What is Piston | Piston Rings | Parts and types of Piston
A piston is a cylindrical engine component that slides back and forth in the cylinder bore by forces produced during the combustion process. The piston acts as a movable end of the combustion chamber. The stationary end of the combustion chamber is the cylinder head. Pistons are commonly made of a cast aluminum alloy for excellent and lightweight thermal conductivity. Thermal conductivity is the ability of a material to conduct and transfer heat.
Aluminum expands when heated, and proper clearance must be provided to maintain free piston movement in the cylinder bore. Insufficient clearance can cause the piston to seize in the cylinder. Excessive clearance can cause a loss of compression and an increase in piston noise.
There are also secondary functions fulfilled by the piston:
- contributes to heat dissipation generated during combustion.
- ensures the sealing of the combustion chamber, preventing gas leakages from it and oil penetration into the combustion chamber.
- guides the movement of the connecting rod.
- ensures to the continuous change of gases in the combustion chamber.
- generates the variable volume in the combustion chamber.
The piston is the component of the internal combustion engine (ICE) which has to sustain the most mechanical and thermal stress. Due to the piston, the power of the ICE is limited. In case of very high thermal or mechanical stress, the piston is the first component to fail (compared to engine block, valves, cylinder head). This is because the piston must be a compromise between mass and mechanical and thermal stress resistance.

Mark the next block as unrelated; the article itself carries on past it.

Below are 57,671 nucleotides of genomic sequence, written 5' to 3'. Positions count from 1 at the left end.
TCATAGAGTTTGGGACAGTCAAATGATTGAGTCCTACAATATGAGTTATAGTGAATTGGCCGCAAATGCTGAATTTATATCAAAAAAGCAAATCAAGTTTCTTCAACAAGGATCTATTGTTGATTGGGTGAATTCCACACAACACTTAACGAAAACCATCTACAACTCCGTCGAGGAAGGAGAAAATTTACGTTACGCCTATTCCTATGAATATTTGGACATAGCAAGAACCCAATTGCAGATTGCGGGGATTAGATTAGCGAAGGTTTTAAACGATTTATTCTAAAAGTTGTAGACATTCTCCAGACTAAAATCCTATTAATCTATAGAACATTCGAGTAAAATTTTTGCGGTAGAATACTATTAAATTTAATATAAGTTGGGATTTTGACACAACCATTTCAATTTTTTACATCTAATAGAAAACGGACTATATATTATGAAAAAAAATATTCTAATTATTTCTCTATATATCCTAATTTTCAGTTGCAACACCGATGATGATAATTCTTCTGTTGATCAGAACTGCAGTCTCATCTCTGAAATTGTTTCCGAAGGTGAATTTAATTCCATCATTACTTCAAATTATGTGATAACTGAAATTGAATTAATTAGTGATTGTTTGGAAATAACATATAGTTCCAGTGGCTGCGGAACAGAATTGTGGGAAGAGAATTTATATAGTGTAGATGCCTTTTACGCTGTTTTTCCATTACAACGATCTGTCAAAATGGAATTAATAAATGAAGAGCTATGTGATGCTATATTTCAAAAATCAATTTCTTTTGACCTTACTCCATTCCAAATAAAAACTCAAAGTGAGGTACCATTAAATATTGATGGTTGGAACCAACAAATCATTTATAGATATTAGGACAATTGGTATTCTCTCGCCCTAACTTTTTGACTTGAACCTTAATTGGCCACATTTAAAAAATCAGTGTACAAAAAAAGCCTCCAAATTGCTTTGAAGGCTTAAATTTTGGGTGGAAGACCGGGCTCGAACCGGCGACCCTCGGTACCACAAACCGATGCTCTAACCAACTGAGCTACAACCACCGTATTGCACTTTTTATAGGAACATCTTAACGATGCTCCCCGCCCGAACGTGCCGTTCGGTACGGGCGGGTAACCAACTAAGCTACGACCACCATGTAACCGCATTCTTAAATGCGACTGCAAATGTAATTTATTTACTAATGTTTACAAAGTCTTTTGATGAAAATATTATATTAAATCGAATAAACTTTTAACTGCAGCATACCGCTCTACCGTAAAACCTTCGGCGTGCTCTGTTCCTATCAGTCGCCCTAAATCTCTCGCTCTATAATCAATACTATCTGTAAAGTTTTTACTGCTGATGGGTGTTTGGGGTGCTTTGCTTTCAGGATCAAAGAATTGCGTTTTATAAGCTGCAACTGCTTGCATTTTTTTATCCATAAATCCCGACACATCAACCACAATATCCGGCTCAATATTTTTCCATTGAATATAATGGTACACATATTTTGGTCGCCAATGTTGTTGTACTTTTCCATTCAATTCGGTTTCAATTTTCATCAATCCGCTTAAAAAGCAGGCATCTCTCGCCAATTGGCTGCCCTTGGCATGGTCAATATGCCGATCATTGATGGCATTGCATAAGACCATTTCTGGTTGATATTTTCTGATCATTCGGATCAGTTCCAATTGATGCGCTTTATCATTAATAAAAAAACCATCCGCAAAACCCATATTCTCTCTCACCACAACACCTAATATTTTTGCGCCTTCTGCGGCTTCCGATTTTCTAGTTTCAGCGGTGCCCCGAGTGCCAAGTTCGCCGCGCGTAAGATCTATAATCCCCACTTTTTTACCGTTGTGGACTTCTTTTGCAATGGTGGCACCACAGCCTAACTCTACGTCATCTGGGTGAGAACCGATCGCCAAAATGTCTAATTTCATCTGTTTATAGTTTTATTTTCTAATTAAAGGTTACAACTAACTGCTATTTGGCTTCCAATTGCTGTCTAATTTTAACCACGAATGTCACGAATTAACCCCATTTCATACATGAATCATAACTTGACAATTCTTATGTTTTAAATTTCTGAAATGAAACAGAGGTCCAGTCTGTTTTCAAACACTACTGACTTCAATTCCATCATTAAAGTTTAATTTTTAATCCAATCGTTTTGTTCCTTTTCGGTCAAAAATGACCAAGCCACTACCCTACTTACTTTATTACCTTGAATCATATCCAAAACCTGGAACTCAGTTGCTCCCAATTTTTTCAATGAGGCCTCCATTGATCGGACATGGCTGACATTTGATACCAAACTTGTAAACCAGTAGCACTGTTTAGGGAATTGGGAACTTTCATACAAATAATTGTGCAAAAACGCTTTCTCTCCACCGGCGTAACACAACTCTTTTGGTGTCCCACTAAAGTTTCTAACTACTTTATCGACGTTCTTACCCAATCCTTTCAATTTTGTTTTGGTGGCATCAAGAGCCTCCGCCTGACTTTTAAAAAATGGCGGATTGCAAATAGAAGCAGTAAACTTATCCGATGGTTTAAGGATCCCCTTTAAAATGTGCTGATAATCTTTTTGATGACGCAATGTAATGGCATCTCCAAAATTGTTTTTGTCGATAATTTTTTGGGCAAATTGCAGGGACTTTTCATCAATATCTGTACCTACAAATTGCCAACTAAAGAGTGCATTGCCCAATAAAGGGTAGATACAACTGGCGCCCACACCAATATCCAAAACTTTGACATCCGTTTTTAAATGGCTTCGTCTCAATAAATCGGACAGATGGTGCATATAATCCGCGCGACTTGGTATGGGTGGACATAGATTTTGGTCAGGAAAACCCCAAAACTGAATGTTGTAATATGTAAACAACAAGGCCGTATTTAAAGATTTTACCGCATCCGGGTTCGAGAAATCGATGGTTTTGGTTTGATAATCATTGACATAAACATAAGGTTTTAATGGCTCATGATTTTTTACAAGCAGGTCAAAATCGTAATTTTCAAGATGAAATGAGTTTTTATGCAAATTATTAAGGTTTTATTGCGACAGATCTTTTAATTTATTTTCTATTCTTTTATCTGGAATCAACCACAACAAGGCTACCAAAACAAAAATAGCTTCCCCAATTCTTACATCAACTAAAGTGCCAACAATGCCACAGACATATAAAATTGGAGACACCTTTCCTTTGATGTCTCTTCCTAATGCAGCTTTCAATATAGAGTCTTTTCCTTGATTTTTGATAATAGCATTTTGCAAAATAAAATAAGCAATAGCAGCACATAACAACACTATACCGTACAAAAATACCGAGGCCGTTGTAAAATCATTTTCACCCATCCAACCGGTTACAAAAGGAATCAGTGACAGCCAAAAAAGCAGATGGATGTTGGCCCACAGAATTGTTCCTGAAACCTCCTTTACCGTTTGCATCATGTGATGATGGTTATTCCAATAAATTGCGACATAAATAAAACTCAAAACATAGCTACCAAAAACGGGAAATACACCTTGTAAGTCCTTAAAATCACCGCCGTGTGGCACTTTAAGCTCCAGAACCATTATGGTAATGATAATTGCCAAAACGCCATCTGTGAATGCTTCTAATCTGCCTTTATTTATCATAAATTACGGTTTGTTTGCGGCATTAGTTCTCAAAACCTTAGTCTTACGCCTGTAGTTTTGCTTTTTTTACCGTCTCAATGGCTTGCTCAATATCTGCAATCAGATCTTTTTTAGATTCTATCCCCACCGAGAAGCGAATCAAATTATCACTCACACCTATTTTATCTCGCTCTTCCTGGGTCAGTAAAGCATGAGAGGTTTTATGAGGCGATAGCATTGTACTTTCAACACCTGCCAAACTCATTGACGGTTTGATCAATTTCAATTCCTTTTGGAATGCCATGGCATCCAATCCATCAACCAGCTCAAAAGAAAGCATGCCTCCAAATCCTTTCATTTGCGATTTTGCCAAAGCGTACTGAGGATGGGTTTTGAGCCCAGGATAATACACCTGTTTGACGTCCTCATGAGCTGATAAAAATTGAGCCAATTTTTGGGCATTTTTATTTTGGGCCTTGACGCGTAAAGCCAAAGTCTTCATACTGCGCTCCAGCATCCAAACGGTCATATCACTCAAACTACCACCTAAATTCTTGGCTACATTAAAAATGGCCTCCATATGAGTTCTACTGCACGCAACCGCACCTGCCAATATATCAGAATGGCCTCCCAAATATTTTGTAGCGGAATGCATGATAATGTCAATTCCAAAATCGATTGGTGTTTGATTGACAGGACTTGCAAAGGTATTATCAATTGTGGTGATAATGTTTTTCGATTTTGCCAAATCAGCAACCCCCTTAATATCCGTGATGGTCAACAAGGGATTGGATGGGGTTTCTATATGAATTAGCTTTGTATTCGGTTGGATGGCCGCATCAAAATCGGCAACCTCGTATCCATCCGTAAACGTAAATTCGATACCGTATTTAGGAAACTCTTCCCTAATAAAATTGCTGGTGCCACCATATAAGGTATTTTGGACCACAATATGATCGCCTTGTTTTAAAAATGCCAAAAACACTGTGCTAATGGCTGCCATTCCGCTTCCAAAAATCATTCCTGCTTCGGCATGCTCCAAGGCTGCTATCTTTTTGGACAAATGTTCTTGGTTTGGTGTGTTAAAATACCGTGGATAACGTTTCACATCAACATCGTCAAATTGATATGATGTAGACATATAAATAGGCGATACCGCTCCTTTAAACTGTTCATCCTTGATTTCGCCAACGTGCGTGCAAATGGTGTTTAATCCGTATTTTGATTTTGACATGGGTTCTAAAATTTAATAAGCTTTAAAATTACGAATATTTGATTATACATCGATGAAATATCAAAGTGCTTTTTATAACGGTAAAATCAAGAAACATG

The geometry of the piston is constrained due to the cubic capacity of the ICE. Therefore, the main way to increase the mechanical and thermal resistance of the piston is by increasing its mass. This is not recommended because a piston with high mass, has high inertia which translates in high dynamic forces, especially during high engine speed. The resistance of the piston can be improved by geometry optimization but there will be always a compromise between mass and mechanical and thermal resistance.
As you can see there are significant differences between diesel and gasoline pistons. Diesel pistons must withstand higher pressures and temperatures, therefore they are bigger, bulkier and heavier. They can be manufactured from aluminium alloys, steel or a combination of both. Gasoline engine pistons are lighter, designed for higher engine speeds. They are manufactured from aluminium alloys.